Multimethod study of the degree of humification of humic substances extracted from different tropical soil profiles in Brazil's Amazonian region

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Elsevier B.V.


This work consisted of determining the degree of humification of humic substances (HS) extracted from six different Amazonian soils collected from flooded and unflooded regions at different depths (0-10, 10-20, 20-40, and 60 cm). The humic substances were extracted according to procedures recommended by the International Humic Substances Society and characterized using elemental analysis, electron paramagnetic resonance (EPR), and fluorescence spectroscopy. The findings on semiquinone-type free radical concentrations in HS showed variations of 0.10-7.55x10(18) spins g(-1) of carbon (g C)(-1), indicating considerable differences between the humification levels of HS extracted from Amazonian soils. The results showed an average of 1.71 +/- 0.04 x 10(18) spins (g C)(-1), which is congruent with other data reported in the literature on Tropical soils. It was found that, on average, HS extracted from flooded soil contained higher semiquinone-type free radical concentrations than HS extracted from unflooded soils, indicating the influence of humidity in the humification process of organic matter. The humification process varies according to the profile, and the 10-20- and 0-10-cm profiles generally showed more humified HS. The degree of humification of the HS studied here displayed a similar behavior when exposed to fluorescence (excitation at 465 nm) and EPR (R=0.85). However, the low correlation between the C/H, C/O, and C/N atomic ratios and the semiquinone-type free radical concentration/fluorescence intensities indicated that data obtained by these techniques with regard to the degree of humification of HS may lead to different conclusions. (c) 2004 Elsevier B.V. All rights reserved.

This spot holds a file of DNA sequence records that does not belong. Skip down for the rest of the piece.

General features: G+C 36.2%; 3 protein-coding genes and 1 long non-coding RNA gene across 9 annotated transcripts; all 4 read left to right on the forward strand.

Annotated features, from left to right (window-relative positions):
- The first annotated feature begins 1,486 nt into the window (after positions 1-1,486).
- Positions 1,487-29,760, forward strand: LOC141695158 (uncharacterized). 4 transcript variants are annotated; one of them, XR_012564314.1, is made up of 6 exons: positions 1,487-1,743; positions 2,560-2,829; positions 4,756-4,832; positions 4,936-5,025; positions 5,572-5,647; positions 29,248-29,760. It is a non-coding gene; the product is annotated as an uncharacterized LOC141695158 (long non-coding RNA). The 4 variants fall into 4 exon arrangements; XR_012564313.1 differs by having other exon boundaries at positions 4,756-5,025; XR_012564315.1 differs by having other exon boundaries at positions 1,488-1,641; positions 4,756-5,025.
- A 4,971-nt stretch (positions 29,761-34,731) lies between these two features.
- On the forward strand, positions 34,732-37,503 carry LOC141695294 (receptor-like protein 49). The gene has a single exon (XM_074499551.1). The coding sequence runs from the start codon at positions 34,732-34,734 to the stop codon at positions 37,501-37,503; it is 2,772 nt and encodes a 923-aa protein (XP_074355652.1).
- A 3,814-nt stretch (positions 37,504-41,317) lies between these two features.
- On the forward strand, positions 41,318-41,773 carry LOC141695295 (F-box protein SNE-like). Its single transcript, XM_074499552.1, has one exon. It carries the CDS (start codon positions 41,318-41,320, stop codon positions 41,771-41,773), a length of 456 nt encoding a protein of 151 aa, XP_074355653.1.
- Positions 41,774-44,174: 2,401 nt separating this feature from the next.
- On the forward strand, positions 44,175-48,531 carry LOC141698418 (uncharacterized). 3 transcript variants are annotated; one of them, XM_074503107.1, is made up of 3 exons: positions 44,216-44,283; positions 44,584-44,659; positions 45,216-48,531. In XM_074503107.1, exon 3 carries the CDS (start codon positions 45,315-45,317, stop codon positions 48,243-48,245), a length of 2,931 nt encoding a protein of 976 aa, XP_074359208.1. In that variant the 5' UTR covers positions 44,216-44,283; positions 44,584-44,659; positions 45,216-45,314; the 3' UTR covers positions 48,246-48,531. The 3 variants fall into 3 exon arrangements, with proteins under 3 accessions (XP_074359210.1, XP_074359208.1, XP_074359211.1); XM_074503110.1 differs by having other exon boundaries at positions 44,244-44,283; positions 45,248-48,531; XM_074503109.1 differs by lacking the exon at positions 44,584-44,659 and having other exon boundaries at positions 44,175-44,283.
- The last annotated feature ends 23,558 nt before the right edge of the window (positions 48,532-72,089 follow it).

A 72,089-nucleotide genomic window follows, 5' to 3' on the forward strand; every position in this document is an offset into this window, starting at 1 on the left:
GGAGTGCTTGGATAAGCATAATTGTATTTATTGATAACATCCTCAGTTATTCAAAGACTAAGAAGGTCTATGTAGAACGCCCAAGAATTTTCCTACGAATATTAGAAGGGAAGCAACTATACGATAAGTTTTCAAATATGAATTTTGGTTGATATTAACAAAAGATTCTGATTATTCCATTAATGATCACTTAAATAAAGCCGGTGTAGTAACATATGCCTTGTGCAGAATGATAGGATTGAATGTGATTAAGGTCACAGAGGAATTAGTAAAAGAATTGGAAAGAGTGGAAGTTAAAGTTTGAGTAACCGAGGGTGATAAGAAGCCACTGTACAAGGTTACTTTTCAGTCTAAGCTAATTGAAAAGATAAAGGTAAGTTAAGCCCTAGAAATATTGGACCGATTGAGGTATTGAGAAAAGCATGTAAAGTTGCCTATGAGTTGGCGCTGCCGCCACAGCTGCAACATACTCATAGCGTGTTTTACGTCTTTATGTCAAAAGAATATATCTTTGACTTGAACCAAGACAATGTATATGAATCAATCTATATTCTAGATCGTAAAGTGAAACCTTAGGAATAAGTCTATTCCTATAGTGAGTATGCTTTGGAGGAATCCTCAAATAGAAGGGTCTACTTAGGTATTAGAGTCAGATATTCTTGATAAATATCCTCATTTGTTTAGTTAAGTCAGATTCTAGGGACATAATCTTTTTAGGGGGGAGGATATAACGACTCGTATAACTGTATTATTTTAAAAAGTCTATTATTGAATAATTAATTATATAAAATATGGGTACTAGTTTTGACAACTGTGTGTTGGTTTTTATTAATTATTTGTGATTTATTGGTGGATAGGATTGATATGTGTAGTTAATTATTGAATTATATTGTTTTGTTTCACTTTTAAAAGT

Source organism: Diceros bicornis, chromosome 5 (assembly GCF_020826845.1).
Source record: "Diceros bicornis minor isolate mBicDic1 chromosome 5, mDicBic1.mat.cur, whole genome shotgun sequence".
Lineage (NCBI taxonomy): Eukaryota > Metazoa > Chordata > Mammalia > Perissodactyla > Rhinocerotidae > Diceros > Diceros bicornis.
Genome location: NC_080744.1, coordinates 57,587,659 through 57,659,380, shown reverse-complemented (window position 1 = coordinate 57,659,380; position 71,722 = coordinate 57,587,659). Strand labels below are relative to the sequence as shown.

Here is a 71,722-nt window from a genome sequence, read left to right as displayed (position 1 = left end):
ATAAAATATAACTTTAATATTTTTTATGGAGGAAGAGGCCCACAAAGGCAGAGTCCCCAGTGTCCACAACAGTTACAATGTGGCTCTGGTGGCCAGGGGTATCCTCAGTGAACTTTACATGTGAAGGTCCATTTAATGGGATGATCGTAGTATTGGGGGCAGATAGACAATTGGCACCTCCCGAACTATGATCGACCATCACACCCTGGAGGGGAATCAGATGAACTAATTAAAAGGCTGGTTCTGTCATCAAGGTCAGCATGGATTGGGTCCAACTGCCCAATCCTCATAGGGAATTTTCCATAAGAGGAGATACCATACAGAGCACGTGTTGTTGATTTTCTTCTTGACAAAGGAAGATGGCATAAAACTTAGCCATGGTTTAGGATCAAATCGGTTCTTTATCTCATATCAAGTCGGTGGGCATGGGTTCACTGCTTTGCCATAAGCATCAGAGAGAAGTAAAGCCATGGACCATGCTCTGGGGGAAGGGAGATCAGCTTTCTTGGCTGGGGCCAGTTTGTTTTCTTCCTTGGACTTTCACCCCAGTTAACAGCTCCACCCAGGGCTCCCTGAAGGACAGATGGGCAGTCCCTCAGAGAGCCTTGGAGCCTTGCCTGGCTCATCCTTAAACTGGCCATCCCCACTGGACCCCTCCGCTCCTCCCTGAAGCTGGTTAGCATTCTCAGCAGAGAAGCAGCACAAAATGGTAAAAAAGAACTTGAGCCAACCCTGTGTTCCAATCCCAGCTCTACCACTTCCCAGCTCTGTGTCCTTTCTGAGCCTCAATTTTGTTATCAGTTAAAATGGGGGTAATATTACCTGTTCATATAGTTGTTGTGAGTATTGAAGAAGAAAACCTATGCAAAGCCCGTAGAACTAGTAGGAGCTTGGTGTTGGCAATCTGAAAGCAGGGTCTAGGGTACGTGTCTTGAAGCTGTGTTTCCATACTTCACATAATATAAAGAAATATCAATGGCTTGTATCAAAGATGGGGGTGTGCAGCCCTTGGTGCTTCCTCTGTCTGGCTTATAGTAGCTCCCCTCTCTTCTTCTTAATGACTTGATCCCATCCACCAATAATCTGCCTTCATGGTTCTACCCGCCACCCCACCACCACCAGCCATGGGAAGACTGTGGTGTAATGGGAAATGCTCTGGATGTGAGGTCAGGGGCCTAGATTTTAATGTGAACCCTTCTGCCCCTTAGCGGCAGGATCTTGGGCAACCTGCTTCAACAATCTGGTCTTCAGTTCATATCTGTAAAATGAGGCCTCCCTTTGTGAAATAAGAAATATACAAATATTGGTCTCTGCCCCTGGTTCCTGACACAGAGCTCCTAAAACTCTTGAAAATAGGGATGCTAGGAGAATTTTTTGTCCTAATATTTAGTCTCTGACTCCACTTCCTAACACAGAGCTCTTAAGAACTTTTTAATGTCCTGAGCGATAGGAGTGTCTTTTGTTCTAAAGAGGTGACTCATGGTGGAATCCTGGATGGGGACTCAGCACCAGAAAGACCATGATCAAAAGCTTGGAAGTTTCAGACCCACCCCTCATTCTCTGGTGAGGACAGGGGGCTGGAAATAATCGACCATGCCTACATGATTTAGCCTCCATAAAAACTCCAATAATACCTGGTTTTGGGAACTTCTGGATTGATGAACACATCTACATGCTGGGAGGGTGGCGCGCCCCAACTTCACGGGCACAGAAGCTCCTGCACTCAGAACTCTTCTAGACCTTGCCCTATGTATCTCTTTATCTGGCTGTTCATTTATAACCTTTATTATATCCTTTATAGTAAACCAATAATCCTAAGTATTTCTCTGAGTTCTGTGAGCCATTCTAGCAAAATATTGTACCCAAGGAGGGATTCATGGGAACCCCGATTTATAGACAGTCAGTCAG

soils, humic substances, elemental analysis, semiquinone-type free radicals, fluorescence spectroscopy, Amazonian region

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Geoderma. Amsterdam: Elsevier B.V., v. 127, n. 1-2, p. 1-10, 2005.